The WGA wants you both need to sit down in a corner and think about what you’ve done.
The letter, which was originally found on Deadline Hollywood:
To Occupy Wall Street and the New York Police Department:
The Writers Guild of America, East (WGAE), an affiliate of the AFL-CIO, has strongly and actively supported the Occupy Wall Street movement from its inception. Our union members and staff have participated in many OWS actions, and we have endorsed OWS’ important message that corporate greed and economic inequality are wrong.
So we were disappointed to learn that last week people associated with Occupy Wall Street disrupted the set of an episode of Law & Order: SVU, written and produced by members of the WGAE, and crewed by other entertainment industry union members. The demonstrators’ actions were as misguided and inappropriate as the City of New York’s response – revoking Law & Order’s permit for the shoot and directing the dismantling of its set. Presumably the protesters and police did not set out to achieve a common end but together they prevented the scene from being filmed and the story from being told.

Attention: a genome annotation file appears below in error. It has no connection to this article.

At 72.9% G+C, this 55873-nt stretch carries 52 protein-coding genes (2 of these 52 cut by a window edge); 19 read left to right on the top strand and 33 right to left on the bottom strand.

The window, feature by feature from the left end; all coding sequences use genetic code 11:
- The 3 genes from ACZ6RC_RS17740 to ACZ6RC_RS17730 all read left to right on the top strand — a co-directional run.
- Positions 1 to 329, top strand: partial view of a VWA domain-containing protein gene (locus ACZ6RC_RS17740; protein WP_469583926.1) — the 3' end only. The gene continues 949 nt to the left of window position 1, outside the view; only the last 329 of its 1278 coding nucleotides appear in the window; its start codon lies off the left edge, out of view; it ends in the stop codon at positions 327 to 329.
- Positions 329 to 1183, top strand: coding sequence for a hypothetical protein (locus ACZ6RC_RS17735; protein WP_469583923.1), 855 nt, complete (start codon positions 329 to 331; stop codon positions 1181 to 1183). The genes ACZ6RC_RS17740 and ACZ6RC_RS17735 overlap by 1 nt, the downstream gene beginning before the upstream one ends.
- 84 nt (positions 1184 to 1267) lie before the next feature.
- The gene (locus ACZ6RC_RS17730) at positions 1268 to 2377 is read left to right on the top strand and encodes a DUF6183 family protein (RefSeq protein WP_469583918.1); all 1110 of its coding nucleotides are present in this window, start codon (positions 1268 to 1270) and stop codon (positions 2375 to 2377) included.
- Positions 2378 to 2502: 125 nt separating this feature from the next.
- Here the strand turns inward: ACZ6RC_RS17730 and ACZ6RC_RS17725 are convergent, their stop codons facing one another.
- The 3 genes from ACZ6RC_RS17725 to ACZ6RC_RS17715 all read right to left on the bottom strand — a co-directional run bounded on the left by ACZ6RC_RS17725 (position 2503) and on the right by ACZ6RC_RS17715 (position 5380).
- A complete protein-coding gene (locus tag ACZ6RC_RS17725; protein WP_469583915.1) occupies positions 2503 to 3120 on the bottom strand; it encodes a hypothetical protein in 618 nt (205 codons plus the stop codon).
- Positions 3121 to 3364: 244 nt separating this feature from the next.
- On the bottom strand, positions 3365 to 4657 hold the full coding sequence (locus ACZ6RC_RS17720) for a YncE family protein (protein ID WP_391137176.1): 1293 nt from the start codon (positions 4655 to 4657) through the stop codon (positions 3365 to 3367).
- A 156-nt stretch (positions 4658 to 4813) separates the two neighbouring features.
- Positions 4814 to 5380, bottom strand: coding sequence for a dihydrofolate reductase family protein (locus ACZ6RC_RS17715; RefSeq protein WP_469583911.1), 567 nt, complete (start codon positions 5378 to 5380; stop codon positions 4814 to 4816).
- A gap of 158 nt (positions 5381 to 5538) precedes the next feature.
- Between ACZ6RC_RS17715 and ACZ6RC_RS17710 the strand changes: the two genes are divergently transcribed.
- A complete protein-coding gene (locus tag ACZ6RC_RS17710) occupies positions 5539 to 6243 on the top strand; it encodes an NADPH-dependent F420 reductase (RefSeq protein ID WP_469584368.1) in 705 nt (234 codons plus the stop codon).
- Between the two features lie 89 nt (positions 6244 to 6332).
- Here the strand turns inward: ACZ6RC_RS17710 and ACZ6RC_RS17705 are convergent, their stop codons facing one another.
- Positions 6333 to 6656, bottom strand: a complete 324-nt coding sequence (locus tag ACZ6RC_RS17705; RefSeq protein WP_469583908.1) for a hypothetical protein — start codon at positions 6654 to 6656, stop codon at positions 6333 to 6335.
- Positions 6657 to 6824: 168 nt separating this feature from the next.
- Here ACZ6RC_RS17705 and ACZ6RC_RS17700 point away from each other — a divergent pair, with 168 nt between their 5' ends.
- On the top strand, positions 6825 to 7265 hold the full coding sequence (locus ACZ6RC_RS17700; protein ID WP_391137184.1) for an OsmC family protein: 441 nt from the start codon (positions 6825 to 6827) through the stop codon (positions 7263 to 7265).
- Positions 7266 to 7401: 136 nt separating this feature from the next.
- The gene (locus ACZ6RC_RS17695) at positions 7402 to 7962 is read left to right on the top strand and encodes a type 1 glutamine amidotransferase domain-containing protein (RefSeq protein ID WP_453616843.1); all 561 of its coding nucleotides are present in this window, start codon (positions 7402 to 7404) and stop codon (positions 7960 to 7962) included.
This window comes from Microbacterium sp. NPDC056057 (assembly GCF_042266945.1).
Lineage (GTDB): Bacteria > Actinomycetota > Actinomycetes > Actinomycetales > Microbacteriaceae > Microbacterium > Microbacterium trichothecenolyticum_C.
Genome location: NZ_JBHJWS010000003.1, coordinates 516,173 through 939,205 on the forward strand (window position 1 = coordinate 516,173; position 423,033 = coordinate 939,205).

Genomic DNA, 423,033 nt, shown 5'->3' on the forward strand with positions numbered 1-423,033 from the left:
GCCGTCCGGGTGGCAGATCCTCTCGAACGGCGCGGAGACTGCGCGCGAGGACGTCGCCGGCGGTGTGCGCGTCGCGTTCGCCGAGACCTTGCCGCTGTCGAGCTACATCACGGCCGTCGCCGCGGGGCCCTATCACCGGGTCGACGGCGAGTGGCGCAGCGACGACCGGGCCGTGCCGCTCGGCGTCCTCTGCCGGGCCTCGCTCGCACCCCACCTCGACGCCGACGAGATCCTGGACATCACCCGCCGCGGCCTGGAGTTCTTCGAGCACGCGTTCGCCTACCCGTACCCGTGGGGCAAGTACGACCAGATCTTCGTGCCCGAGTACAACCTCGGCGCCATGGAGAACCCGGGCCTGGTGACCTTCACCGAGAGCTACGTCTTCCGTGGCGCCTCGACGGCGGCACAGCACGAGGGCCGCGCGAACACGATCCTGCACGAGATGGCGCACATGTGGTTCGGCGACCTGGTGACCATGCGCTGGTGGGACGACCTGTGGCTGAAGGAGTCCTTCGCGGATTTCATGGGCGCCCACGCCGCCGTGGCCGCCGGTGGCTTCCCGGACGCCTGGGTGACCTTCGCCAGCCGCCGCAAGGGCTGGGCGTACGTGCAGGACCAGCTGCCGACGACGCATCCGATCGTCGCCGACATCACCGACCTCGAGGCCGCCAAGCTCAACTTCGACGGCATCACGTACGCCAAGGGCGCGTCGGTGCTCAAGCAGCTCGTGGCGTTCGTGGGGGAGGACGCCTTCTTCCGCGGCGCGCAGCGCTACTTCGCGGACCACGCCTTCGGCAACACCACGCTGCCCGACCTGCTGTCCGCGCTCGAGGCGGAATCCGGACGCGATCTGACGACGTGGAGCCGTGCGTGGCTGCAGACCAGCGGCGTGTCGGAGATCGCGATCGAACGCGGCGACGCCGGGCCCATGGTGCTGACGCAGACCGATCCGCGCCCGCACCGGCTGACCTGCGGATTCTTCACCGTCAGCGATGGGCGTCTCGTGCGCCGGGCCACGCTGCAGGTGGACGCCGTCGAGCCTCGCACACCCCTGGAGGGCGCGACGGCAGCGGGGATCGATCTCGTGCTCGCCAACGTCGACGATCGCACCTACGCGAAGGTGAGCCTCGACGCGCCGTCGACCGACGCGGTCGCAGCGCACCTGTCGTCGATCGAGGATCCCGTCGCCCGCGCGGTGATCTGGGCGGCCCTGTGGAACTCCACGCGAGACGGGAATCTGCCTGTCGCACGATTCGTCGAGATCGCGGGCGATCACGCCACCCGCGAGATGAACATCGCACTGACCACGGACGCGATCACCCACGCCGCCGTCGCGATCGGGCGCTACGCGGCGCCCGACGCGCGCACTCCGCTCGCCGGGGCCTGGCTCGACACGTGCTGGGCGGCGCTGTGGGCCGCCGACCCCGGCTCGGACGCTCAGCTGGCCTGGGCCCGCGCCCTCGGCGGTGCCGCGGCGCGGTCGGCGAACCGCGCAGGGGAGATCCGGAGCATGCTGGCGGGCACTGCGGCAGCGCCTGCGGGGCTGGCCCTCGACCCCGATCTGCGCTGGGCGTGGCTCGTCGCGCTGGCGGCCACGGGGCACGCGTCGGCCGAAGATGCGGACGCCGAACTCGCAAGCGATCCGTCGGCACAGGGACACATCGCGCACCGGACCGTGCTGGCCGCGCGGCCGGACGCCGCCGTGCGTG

Freedom of speech is freedom of speech, whether it is the OWS demonstrators’ right to peacefully assemble and protest without fear of retribution or Law & Order’s ability to film in the streets of New York and tell its stories without fear of vandalism from protesters or overreaction by the police. New York City has worked very hard to encourage television and film production, and we know it will continue to do so. Everyone who works in the industry supports this, including the Writers Guild, East.
We continue to support Occupy Wall Street’s aims and in the tradition of a city with a long history of upholding the right of free, peaceful speech for all, urge both the members of OWS and the police to treat last week’s occurrence as an isolated incident, vowing that it not be repeated. We would be happy to meet with your representatives at any time to discuss this further. Thank you for your attention.
Oddly, this letter cannot be found on WGA-East’s website: in fact, their homepage is still showing photos from WGAE President Michael Winship‘s October visit to Zuccotti Park. And there is something slightly ironic about the writers getting mad at OWS for crashing their set, when they were in the middle of shooting a “ripped from the headlines” episode that would be ostensibly about rape and sexual assault in the Occupy camp. (Although OWS was going to be portrayed “sympathetically,” according to the series’ producer Warren Leight, who later deleted that tweet.)
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